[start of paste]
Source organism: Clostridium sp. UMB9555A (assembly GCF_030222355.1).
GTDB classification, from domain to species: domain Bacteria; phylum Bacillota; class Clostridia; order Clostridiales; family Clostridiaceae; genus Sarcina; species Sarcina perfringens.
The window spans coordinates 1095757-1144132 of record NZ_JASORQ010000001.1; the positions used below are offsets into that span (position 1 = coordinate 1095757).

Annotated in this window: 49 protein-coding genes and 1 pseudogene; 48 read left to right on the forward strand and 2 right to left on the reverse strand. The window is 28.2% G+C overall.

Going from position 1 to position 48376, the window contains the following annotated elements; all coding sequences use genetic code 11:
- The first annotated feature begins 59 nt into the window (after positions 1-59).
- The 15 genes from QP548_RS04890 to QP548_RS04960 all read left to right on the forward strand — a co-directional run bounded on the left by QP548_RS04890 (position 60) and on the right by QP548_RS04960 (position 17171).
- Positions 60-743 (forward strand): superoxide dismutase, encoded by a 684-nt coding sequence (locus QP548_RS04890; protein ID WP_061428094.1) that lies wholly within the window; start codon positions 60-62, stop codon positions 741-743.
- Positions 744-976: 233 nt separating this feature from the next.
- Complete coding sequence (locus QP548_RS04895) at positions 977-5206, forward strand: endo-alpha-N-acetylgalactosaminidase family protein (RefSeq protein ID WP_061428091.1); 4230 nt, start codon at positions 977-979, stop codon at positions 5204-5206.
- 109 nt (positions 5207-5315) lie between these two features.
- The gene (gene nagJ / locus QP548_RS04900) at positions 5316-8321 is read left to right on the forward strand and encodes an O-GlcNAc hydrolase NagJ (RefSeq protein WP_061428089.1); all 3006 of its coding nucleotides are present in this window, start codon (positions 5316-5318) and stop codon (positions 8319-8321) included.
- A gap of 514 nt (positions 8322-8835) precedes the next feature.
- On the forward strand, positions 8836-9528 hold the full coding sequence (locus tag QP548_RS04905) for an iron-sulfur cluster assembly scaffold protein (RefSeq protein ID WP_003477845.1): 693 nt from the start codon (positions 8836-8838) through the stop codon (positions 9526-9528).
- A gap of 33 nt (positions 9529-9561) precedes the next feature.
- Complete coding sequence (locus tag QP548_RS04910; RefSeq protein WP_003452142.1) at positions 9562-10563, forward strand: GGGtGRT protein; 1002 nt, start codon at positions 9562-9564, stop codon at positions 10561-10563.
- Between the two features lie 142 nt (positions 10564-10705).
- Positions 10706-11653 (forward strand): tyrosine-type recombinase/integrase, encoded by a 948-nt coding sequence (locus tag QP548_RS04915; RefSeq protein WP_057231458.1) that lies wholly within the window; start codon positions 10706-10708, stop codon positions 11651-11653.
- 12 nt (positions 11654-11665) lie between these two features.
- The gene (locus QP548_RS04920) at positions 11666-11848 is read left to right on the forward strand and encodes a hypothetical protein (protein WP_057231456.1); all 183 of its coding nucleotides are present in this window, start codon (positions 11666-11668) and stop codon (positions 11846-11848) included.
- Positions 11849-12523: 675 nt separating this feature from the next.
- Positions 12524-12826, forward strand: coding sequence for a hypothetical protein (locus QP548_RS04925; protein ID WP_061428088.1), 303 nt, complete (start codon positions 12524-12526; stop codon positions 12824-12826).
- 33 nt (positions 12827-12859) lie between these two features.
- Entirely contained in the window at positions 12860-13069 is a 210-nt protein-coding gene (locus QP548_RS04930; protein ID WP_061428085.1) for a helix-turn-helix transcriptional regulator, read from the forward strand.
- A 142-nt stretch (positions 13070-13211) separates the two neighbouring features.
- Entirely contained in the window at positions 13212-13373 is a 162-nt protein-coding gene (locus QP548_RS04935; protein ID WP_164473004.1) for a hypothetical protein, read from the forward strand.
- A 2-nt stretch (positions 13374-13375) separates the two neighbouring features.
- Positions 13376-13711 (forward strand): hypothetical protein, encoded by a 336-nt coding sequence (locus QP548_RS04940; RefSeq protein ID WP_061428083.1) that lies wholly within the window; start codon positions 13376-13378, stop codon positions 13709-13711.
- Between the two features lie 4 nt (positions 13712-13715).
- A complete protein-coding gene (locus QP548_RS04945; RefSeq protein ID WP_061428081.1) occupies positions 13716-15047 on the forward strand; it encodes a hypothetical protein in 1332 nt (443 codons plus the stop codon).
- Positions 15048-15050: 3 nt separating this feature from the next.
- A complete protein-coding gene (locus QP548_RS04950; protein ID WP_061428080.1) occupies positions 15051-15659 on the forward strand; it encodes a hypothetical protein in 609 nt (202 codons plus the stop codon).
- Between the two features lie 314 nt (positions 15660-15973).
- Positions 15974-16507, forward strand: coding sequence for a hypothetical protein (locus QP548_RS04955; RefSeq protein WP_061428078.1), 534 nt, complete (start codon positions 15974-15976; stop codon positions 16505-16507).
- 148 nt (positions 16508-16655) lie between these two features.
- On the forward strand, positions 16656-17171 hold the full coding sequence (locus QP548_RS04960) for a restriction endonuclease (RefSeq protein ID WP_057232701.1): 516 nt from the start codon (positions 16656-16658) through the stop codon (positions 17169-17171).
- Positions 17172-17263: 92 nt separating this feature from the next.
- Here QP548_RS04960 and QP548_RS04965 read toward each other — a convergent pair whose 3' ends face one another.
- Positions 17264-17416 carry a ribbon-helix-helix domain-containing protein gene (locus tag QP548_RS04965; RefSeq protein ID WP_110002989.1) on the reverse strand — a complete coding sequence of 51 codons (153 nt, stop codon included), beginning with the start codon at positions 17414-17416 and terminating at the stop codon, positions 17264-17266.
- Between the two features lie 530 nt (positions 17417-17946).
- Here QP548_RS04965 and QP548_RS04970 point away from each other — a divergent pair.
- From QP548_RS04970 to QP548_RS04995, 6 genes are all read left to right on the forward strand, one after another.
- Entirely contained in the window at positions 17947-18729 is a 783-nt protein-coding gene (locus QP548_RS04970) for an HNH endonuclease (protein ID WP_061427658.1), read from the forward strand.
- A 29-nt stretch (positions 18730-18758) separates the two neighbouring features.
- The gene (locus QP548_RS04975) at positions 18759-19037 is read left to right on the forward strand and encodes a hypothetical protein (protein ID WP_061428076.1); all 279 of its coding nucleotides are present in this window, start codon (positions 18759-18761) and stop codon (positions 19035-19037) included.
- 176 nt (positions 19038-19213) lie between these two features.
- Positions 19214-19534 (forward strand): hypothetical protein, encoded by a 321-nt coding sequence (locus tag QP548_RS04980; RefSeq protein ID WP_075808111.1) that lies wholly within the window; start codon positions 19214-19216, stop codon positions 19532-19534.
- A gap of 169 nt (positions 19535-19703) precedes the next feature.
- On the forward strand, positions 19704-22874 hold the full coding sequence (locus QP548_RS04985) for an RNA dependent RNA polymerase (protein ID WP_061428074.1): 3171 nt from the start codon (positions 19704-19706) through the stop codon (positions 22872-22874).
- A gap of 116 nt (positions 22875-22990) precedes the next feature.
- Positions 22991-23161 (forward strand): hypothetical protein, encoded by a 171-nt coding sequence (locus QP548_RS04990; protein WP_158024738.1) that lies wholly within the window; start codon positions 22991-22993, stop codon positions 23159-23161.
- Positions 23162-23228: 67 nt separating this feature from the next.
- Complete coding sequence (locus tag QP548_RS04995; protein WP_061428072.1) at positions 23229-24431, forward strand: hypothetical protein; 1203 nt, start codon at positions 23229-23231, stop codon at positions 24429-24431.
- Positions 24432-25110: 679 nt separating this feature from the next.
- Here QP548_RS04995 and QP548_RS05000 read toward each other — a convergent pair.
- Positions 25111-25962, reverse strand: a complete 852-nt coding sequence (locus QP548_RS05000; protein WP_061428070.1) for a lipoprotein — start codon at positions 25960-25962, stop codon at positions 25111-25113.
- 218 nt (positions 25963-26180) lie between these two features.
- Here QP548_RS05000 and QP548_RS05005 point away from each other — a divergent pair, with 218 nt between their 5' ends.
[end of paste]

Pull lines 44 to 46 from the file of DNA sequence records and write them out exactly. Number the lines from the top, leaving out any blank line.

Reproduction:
- A 29-nt stretch (positions 18730-18758) separates the two neighbouring features.
- The gene (locus QP548_RS04975) at positions 18759-19037 is read left to right on the forward strand and encodes a hypothetical protein (protein ID WP_061428076.1); all 279 of its coding nucleotides are present in this window, start codon (positions 18759-18761) and stop codon (positions 19035-19037) included.
- 176 nt (positions 19038-19213) lie between these two features.